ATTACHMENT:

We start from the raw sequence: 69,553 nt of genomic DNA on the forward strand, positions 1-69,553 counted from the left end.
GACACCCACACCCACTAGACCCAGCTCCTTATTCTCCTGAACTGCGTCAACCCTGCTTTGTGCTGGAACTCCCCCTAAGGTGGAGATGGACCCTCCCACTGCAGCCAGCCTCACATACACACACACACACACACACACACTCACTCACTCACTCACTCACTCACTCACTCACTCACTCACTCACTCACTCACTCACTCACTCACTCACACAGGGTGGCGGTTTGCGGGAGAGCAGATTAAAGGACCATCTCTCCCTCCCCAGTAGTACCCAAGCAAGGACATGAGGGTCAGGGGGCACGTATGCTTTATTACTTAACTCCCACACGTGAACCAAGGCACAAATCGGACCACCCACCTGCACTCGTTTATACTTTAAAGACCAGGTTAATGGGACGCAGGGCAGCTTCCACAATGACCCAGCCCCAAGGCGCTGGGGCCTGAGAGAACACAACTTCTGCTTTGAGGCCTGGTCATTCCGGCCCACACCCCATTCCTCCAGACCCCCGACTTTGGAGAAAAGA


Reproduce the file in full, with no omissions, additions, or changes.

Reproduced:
We start from the raw sequence: 69,553 nt of genomic DNA on the forward strand, positions 1-69,553 counted from the left end.
GACACCCACACCCACTAGACCCAGCTCCTTATTCTCCTGAACTGCGTCAACCCTGCTTTGTGCTGGAACTCCCCCTAAGGTGGAGATGGACCCTCCCACTGCAGCCAGCCTCACATACACACACACACACACACACACACTCACTCACTCACTCACTCACTCACTCACTCACTCACTCACTCACTCACTCACTCACTCACTCACTCACACAGGGTGGCGGTTTGCGGGAGAGCAGATTAAAGGACCATCTCTCCCTCCCCAGTAGTACCCAAGCAAGGACATGAGGGTCAGGGGGCACGTATGCTTTATTACTTAACTCCCACACGTGAACCAAGGCACAAATCGGACCACCCACCTGCACTCGTTTATACTTTAAAGACCAGGTTAATGGGACGCAGGGCAGCTTCCACAATGACCCAGCCCCAAGGCGCTGGGGCCTGAGAGAACACAACTTCTGCTTTGAGGCCTGGTCATTCCGGCCCACACCCCATTCCTCCAGACCCCCGACTTTGGAGAAAAGA